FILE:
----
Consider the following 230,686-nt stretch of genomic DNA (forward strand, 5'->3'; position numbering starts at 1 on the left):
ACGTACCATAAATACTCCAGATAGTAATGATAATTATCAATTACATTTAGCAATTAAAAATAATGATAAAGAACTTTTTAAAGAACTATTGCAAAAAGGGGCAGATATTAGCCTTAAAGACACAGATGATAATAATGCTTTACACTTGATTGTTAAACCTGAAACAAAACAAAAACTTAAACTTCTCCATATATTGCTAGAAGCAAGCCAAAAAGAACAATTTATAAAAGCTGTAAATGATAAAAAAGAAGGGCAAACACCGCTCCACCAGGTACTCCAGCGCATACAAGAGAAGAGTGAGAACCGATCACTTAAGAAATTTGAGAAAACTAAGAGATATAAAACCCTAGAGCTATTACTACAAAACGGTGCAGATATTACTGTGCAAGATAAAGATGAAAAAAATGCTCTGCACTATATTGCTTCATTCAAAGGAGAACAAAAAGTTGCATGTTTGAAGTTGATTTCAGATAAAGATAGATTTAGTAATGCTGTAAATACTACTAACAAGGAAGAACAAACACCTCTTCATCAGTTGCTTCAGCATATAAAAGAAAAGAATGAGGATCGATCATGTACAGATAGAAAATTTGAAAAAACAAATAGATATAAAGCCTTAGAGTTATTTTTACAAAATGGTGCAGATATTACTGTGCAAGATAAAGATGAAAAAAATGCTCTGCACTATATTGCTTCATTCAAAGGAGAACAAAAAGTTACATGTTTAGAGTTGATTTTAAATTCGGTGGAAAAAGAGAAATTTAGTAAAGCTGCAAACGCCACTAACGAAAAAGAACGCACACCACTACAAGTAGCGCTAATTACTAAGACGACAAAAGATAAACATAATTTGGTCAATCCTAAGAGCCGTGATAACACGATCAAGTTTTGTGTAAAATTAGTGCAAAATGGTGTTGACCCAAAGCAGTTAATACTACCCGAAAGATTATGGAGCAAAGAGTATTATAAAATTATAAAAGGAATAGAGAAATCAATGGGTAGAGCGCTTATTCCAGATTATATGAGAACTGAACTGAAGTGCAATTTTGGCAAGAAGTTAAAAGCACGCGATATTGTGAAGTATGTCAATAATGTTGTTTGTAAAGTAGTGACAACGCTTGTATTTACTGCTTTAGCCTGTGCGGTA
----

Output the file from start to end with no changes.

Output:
Consider the following 230,686-nt stretch of genomic DNA (forward strand, 5'->3'; position numbering starts at 1 on the left):
ACGTACCATAAATACTCCAGATAGTAATGATAATTATCAATTACATTTAGCAATTAAAAATAATGATAAAGAACTTTTTAAAGAACTATTGCAAAAAGGGGCAGATATTAGCCTTAAAGACACAGATGATAATAATGCTTTACACTTGATTGTTAAACCTGAAACAAAACAAAAACTTAAACTTCTCCATATATTGCTAGAAGCAAGCCAAAAAGAACAATTTATAAAAGCTGTAAATGATAAAAAAGAAGGGCAAACACCGCTCCACCAGGTACTCCAGCGCATACAAGAGAAGAGTGAGAACCGATCACTTAAGAAATTTGAGAAAACTAAGAGATATAAAACCCTAGAGCTATTACTACAAAACGGTGCAGATATTACTGTGCAAGATAAAGATGAAAAAAATGCTCTGCACTATATTGCTTCATTCAAAGGAGAACAAAAAGTTGCATGTTTGAAGTTGATTTCAGATAAAGATAGATTTAGTAATGCTGTAAATACTACTAACAAGGAAGAACAAACACCTCTTCATCAGTTGCTTCAGCATATAAAAGAAAAGAATGAGGATCGATCATGTACAGATAGAAAATTTGAAAAAACAAATAGATATAAAGCCTTAGAGTTATTTTTACAAAATGGTGCAGATATTACTGTGCAAGATAAAGATGAAAAAAATGCTCTGCACTATATTGCTTCATTCAAAGGAGAACAAAAAGTTACATGTTTAGAGTTGATTTTAAATTCGGTGGAAAAAGAGAAATTTAGTAAAGCTGCAAACGCCACTAACGAAAAAGAACGCACACCACTACAAGTAGCGCTAATTACTAAGACGACAAAAGATAAACATAATTTGGTCAATCCTAAGAGCCGTGATAACACGATCAAGTTTTGTGTAAAATTAGTGCAAAATGGTGTTGACCCAAAGCAGTTAATACTACCCGAAAGATTATGGAGCAAAGAGTATTATAAAATTATAAAAGGAATAGAGAAATCAATGGGTAGAGCGCTTATTCCAGATTATATGAGAACTGAACTGAAGTGCAATTTTGGCAAGAAGTTAAAAGCACGCGATATTGTGAAGTATGTCAATAATGTTGTTTGTAAAGTAGTGACAACGCTTGTATTTACTGCTTTAGCCTGTGCGGTA